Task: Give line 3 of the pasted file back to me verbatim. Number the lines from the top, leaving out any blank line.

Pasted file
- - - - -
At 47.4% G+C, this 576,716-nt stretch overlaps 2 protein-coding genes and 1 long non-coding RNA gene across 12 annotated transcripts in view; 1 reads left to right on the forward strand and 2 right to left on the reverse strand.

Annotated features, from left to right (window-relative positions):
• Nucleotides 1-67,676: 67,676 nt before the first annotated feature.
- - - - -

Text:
• Nucleotides 1-67,676: 67,676 nt before the first annotated feature.